All the parameters are coming together for an active day across a large portion of Texas and Louisiana on Sunday. Currently, isolated severe storms are occurring north of the Texas Hill Country, and a few isolated severe storms are possible across central and northern Texas overnight. Large hail, damaging winds, and an isolated tornado or two are possible. There’s a slight risk of severe thunderstorms for parts of central and southwest Texas.
SPC Thunderstorm Outlook (Tonight)
The bigger impact event will begin to take shape around sunrise on Sunday and continue throughout the day. Much of eastern Texas, northern Texas, southern Oklahoma, southern and central Arkansas, and Louisiana have the chance to see severe thunderstorms–including strong tornadoes in some areas (more on this later in the article). The Storm Prediction Center has a moderate risk (a category 4 on a scale of 1 to 5–with five being the most significant category) for eastern Texas and western Louisiana.
SPC Thunderstorm Outlook (Sunday)
Regional SPC Severe Map From Houston/Galveston NWS (Sunday)
A surface-low will move across Texas tomorrow morning into the afternoon hours. This will lift a warm-front into southern portions of northern Texas. Dewpoints to the south of this boundary will be well into the 60s with mid 70s closer to the coast. A potent upper-level low will begin to approach Texas at the same time. CAPE values should be around 2000 J/Kg or greater, and no CAP. This means storms should develop quickly around sunrise just south of the warm-front and will not be elevated to the south of the warm-front.
All storms south of the warm front on Sunday morning will have a great potential to produce severe weather. Tornadoes, very large hail, and damaging winds are possible. The helicity values will favor rotation, thus, likely enhancing the tornado threat from Tyler, Texas to just south of Dallas to about Waco, Texas–and points south and east. The southern and eastern parts of Texas and western Louisiana have the best chance of seeing a strong tornado or two with discrete thunderstorms.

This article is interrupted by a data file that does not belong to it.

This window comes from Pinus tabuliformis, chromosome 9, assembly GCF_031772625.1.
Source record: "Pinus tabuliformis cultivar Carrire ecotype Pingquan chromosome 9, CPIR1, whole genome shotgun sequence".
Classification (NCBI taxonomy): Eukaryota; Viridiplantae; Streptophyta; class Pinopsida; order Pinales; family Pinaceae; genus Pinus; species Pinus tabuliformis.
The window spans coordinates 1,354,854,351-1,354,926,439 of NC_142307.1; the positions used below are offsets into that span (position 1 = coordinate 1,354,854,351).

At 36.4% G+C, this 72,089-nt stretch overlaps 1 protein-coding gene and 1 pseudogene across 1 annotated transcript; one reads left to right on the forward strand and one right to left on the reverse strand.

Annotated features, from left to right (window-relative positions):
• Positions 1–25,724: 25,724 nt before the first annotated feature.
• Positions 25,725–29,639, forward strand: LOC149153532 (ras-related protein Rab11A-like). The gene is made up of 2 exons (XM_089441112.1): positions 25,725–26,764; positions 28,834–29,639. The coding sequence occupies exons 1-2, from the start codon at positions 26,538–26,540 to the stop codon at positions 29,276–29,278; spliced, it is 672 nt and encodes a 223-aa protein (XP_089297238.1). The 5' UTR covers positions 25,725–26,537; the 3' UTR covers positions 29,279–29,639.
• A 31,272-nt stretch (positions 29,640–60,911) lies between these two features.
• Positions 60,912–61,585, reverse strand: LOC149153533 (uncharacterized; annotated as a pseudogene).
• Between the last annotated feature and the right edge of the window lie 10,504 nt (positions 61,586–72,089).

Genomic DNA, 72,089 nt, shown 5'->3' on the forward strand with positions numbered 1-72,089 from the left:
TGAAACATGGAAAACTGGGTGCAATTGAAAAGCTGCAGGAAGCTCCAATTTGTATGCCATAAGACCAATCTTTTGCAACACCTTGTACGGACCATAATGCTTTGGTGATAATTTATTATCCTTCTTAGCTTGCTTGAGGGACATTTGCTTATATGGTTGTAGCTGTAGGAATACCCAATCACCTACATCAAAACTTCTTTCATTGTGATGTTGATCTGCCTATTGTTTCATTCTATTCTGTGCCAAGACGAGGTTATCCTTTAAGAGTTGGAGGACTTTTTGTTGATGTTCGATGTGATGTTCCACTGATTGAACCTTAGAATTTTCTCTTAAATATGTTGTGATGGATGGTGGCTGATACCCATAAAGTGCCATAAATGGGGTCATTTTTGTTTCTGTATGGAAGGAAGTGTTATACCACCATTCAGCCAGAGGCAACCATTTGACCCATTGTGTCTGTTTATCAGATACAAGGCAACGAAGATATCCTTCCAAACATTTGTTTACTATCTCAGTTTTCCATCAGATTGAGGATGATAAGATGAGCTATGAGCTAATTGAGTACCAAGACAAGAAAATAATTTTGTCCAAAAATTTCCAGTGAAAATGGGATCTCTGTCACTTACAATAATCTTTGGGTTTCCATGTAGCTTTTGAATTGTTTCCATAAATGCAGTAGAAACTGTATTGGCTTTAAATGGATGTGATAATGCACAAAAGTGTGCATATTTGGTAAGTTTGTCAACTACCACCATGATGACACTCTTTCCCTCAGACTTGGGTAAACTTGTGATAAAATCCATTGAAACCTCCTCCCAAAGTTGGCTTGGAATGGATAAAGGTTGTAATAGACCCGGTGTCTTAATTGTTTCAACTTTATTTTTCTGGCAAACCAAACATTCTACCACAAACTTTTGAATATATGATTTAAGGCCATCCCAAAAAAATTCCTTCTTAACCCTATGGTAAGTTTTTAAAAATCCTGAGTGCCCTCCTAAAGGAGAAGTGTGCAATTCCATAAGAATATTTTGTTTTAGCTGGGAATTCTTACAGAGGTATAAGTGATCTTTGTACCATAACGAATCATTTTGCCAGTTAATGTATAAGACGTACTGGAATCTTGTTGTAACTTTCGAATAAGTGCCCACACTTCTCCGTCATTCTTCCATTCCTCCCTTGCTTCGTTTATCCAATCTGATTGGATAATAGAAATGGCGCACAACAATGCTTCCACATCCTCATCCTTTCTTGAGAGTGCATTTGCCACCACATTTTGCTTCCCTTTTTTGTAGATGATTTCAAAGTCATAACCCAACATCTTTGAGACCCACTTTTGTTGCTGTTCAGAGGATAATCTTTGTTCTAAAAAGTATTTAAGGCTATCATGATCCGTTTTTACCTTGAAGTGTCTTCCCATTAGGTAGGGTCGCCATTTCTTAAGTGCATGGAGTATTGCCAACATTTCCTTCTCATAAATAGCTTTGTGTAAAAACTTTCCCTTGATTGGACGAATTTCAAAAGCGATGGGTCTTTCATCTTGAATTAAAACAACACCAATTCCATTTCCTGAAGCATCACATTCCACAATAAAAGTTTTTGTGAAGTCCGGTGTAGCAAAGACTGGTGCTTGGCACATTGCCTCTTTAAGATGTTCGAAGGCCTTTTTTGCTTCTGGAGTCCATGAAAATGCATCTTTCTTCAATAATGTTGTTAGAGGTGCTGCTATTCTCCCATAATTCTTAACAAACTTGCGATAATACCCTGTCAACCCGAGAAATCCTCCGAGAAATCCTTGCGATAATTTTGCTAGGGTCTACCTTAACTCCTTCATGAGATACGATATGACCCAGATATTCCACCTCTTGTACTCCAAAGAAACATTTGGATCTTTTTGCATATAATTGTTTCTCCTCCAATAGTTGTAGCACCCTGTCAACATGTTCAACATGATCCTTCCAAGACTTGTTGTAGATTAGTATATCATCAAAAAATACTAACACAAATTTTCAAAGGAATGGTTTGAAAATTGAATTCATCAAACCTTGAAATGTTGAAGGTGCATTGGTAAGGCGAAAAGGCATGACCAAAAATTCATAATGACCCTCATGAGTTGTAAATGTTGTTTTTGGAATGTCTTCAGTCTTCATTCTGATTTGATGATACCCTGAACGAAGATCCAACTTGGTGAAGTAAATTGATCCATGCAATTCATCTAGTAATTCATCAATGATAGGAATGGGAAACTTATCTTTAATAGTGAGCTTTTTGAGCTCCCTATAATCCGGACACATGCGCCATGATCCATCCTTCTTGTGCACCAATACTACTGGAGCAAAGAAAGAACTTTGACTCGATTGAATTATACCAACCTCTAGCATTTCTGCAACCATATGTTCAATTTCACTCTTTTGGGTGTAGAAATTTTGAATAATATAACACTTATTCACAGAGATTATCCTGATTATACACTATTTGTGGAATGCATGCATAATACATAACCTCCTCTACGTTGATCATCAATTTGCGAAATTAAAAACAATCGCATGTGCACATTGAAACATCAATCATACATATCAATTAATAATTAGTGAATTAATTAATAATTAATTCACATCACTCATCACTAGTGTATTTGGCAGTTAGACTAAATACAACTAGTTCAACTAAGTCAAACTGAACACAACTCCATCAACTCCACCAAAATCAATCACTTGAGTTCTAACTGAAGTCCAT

Highest Tornado Threat Sunday Early Morning-Afternoon (Firsthand Weather)
Locations north of the warm-front (north of the DFW Metro and southern Oklahoma will see a hail threat and possible gusty winds). It should be noted, however, that all of north Texas and even southern Oklahoma does have a severe threat, too, just not a high tornado threat. The severe threat will shift shift eastward throughout the day towards the Arklatex area, and eventually into the Mississippi Valley late in the day on Sunday. The storm mode should favor discrete development, transitioning into a squall line for eastern Texas–with isolated discrete cells developing ahead of the squall line just south of the warm-front.
A second area of thunderstorms could develop across north Texas and Oklahoma later on in the day on Sunday as the upper-level low moves across the area. These storms will produce heavy rainfall and possibly hail. It should also be noted, precipitation amounts will be copious tomorrow. Flash flooding is possible across much of the areas mentioned in this article with the greatest chances occurring in highly urbanized areas due to the impervious surfaces (Austin, Dallas, Houston). Please make sure you have a plan in place, and stay weather alert tomorrow. No need to panic, just be prepared to seek shelter if a warning is issued for your area. I will have an update tomorrow morning.